Please note: alterations have been made to chapter 18 as of 03/09/2019
Zin stared after her father, long after he had disappeared from sight. Now that she was all alone, she suddenly felt cold. It became hard to breathe. Her hands shook.
Her stomach knotted more tightly. She couldn’t look at him, couldn’t listen to him. Just … couldn’t.
It was daylight now. The sun beat against her face. It lit up the small copse of trees, the dead bodies, the blood. But that was not what made her heart clench in her chest. It was the fields rolling into the distance, the weaving road, the crosspatch farms. The villages that dotted the horizon. This was not her land: the great forests, the deep rivers, the warks and magic. There was no magic here.
‘Zin.’ A hand slid into hers. Zin closed her eyes. Gently, he turned her around. Aaron. Lord Aaron. A Paleskin. A faqwa. Her eyes were still closed as he pulled her against him. He was warm and hard. She felt his heart beating. She pressed her nose into his skin. Her breathing slowed, the knot in her stomach loosened.
He brushed his fingers through her hair, then lifted her chin. Zin opened her eyes and gazed into the blue. Eyes the colour of the sky. He was smiling, then he was kissing her. Softly, gently. He pressed his forehead to hers.
‘Come. Sit with me. Talk with me.’
He led her back to the tree, hobbling.
‘Your leg,’ she said.
She shook her head. ‘We’ll need to fix it if we’re going to get to your king in good time.’
He paused, then sat with a sigh. ‘All right.’ He nodded towards his horse. ‘There are supplies in my bag.’
She brought the bag over. The supplies were strange: more of that soft linen rolled into balls, strange ointment. Padding. Metal clips.
He nodded at the ointment. ‘It protects the wound from rot. Much like your people’s bark, I suppose.’
The cut was more than just a cut. It was deep. She felt a pang of guilt.
She wiped the surrounding skin down, then smeared on the ointment. ‘Thank you for saving my father.’
‘He’s a good man … in spite of everything.’
She looked up at him. He was gazing at his dead men. His jaw was clenched. Lines creased his forehead. Then his eyes fell to hers. She quickly looked down as she began bandaging him up.
‘Do you … do you really think the king will help my people?’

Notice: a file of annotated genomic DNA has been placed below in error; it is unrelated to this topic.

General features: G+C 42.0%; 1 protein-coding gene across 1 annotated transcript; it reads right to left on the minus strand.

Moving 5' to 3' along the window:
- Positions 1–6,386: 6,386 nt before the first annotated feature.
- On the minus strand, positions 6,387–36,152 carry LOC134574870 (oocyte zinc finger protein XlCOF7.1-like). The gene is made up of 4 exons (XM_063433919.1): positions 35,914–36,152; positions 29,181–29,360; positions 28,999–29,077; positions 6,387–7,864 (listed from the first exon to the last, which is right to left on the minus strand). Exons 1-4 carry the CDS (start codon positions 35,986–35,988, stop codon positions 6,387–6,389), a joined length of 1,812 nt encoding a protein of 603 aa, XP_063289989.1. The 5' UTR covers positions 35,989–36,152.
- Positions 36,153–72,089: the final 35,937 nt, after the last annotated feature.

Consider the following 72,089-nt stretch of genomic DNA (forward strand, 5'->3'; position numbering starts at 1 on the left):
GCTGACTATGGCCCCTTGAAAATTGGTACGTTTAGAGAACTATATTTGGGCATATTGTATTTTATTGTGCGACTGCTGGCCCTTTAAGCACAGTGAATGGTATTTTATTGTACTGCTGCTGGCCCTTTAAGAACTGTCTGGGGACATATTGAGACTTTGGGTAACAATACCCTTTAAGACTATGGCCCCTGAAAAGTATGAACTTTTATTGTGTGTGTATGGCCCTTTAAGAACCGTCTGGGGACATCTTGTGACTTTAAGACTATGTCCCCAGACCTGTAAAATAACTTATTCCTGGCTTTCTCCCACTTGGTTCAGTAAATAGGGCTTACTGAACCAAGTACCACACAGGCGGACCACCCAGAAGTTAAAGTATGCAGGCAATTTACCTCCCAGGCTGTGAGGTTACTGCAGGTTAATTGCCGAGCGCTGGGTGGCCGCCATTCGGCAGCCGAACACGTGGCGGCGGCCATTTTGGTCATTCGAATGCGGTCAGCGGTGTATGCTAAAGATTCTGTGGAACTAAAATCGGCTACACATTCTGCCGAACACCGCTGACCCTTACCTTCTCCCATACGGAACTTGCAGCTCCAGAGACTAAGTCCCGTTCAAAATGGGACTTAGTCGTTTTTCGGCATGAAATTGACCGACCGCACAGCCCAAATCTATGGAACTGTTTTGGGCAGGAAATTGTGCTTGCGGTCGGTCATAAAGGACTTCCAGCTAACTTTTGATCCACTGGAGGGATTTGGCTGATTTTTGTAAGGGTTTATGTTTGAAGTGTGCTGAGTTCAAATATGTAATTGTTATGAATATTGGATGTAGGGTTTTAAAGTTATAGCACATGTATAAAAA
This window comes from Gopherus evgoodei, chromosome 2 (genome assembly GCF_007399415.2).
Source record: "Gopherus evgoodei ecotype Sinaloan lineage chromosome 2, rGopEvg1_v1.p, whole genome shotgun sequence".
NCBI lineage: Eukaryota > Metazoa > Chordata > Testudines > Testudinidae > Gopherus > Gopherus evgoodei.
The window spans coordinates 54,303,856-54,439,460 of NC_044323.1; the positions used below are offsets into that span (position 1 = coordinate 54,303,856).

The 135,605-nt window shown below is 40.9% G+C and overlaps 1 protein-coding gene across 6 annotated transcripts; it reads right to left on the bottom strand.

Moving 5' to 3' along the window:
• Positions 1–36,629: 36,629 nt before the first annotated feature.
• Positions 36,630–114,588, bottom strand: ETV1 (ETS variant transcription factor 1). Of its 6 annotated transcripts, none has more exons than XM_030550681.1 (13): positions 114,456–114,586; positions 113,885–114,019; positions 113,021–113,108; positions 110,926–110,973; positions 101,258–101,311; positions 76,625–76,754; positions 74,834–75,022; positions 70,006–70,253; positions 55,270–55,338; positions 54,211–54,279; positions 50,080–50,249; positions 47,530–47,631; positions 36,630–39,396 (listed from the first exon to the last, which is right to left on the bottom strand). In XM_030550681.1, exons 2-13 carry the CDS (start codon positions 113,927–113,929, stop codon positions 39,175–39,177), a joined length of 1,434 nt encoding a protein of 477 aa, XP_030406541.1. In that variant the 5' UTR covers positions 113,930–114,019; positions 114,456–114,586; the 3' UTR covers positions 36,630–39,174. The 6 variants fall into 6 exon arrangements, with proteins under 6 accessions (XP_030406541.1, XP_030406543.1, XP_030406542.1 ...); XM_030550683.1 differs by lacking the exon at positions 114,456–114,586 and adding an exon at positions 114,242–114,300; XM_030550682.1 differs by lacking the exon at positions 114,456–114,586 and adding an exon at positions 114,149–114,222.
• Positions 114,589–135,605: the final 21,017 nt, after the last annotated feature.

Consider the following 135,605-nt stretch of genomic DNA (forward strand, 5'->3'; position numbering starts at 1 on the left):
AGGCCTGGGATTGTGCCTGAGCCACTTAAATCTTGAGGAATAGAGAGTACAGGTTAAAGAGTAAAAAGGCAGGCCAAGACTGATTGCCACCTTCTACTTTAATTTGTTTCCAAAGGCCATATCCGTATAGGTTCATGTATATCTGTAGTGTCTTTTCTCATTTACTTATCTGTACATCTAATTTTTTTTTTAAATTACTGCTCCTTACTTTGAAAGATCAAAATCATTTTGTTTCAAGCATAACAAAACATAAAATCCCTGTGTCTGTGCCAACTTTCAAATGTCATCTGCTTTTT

Aaron was silent. ‘I don’t think so, Zin. He wants your land for a number of reasons. Needs your land. I doubt compassion will sway his hand. Even if he were to see you. Even if he were to see that you’re a real person. Beautiful and vital and full of life.’
Zin paused, her heart pounding.
He took her chin. ‘Zin.’ She stared back into his blue eyes. The morning sun blazed against his hair. ‘Listen to me. We cannot go to the king. If we do, I cannot guarantee your life. He might kill you. He’ll likely enslave you.’
Zin pulled away as she sat back on her knees, staring at him. ‘You said there was a chance.’
‘I said the chance was slim.’
Zin glared at his bandaged leg.
‘My original plan was to take you back to my home,’ he said. ‘But it would be a foolish thing. I will have to pay for what I’ve done. My uncle would never let me keep you.’ The bandage was already starting to bleed through. ‘There is another option. We can … we can leave all this. Hide away in some farm in the most distant corner of the land where no one will find us. We could live out our days together. Your people are doomed, Zin. But you don’t have to be.’
Zin licked her lips. They were cracked and bleeding. He was watching her, hopeful, pleading. She nodded at his leg. ‘You’ll need to get that stitched.’
‘Zin, your father wouldn’t want this. Your family wouldn’t want this.’
‘How do you know what my family would or wouldn’t want?’ He shut his mouth. Zin took a breath. It hurt. The air seemed to burn in her lungs. It was a wonderful dream. She could almost see it. Pressed up against him on a cold winter’s night, warm and content in his arms. Seeing his face every day. Those blue eyes gazing into hers as they took each other in their Paleskin bed. Or better yet—out beneath the trees in a pile of leaves and soft grasses. But how could she live knowing what happened? That she hadn’t done all that she could? Even if it was as unlikely as he said. It would haunt her for the rest of her life. That tiny chance.
Her family dead while she lived and loved. It could never be.
‘The morning is getting late and my people are dying.’ She stood and turned towards the horse but not before she saw his face fall.
A wonderful dream but just a dream.
They rode in silence. Aaron had the reins, and she found she couldn’t stop staring at his hands. How big they were. His warm breath brushed through her hair. He hadn’t said much since they had mounted, sad and thoughtful.
It would take fourteen days to get to Fairmont, he had told her—his people’s pearly white capital. The thought of entering a place so terrifying, a place that had brutalised her father and uncle so mercilessly, made her tingle in fear.
He might kill you. He’ll likely enslave you.
They rode at a brisk pace. They would head for the next town where he would fix his leg and they could rest for the night. Rest for the night. She gnawed at her lip. She knew there would be no resting. At least not until later. It filled her with guilt. She should be focused on the task ahead. But she knew herself. She wanted it. She needed it. She would open herself up to him. Fourteen days. How very long it was. How very short it was. How she ached to get to Fairmont as soon as she could and how she ached to take as long as possible.